Editor’s note: Today’s guest editorials originally appeared in The Seattle Times and The Columbian. Editorial content from other publications and authors is provided to give readers a sampling of regional and national opinion and does not necessarily reflect positions endorsed by the Editorial Board of The Daily News.
Federal lawmakers should follow the lead of Washington and at least 17 other states in raising the age of legal sale for vapor and tobacco products to age 21.
Doing so will make it more difficult for high school students to access these potentially harmful products, while helping keep them out of the hands of even younger teens.
Although it is often pitched as a safer alternative to cigarettes for existing adult smokers, vaping has been devastatingly popular with young people. In a recent survey, one third of the state’s high school seniors reported using e-cigarettes in 2018. According to national data, 5 million children use e-cigarettes, compared with 8 million adults.
Trump administration officials are said to be considering increasing the legal age of purchase and banning flavored e-cigarette products. Vape juices flavored to taste like candy, fruit or sweet deserts are popular with young users, who also say they appreciate small, discreet vape pens over traditional tobacco cigarettes.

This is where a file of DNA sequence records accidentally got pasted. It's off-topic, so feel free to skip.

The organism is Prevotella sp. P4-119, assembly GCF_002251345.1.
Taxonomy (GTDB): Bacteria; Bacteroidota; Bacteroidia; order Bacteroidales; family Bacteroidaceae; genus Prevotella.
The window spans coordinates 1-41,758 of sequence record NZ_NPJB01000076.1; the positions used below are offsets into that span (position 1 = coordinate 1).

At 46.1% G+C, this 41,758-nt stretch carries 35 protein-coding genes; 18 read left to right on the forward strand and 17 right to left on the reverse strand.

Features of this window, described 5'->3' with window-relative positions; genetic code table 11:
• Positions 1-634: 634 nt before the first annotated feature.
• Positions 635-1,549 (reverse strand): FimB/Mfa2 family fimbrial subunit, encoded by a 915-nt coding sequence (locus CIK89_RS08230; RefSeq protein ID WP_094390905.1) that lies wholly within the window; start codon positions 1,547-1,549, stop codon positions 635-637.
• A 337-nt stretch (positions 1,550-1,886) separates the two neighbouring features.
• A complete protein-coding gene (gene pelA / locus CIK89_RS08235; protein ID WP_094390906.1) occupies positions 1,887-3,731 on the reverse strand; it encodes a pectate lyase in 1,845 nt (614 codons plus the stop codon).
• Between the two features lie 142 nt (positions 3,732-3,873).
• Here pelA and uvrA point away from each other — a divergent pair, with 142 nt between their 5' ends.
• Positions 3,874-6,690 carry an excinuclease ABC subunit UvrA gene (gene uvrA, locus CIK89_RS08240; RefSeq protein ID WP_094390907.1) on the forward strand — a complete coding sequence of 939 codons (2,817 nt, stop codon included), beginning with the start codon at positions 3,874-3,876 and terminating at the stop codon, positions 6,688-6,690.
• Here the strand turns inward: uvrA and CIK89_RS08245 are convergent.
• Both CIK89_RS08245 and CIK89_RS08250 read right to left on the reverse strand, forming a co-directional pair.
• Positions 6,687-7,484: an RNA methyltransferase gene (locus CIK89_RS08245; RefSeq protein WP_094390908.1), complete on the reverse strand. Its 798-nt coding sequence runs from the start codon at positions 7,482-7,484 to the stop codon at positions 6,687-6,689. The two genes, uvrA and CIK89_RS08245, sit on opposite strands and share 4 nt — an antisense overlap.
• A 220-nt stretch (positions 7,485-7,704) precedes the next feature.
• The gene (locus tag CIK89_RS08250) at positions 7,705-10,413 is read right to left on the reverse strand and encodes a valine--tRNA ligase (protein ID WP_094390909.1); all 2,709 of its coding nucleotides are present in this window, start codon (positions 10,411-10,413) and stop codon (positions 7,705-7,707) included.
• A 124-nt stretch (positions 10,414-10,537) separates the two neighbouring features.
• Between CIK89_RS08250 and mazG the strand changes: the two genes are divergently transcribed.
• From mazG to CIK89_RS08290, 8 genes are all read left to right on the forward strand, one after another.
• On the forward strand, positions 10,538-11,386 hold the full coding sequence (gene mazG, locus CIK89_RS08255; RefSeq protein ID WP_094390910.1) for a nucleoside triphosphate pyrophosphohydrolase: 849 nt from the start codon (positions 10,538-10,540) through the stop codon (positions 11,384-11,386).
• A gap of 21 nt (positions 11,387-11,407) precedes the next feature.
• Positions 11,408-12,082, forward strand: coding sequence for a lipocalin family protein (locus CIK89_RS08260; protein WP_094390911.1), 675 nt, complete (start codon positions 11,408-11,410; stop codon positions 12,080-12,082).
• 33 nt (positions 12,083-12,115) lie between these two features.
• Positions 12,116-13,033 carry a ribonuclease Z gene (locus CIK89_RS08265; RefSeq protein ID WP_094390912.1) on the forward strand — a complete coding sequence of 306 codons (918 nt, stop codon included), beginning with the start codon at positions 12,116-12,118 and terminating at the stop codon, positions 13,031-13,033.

But nicotine can harm developing brains regardless of how it is ingested — through smoke, water vapor or chew. And as this summer’s rash of vaping-related lung injuries so clearly demonstrates, additives may present other unknown dangers. As of last week, 2,051 cases of vaping-related lung injuries had been reported in 49 states — every state except Alaska. Thirty-nine deaths had been confirmed. At least 14 cases of vaping associated lung injury have been reported in Washington since April.
The apparent link between the injuries and the additive vitamin E acetate has the CDC urging people to avoid e-cigarette products containing THC, particularly from informal sources or online merchants. The Washington State Department of Health has asked the state’s vapor product processors to stop using vitamin E acetate or distributing products containing the additive as health officials review the evidence.
Last month, the Washington State Board of Health passed an emergency ban on flavored vapor products. Washington’s age restriction takes effect on Jan. 1.
For years, e-cigarettes have largely been given a pass by regulators, based on the lack of evidence of actual harm. Those days are definitively over. A federal ban on underage sales, and tighter restrictions on flavorings and additives are needed to safeguard public health.
National Parks need Congress to take actionNational parks might be “America’s Best Idea,” but even a great idea can wither from a lack of care. Congress should act quickly to provide needed spending for infrastructure at the parks, including Mount Rainier, North Cascades and Olympic in Washington.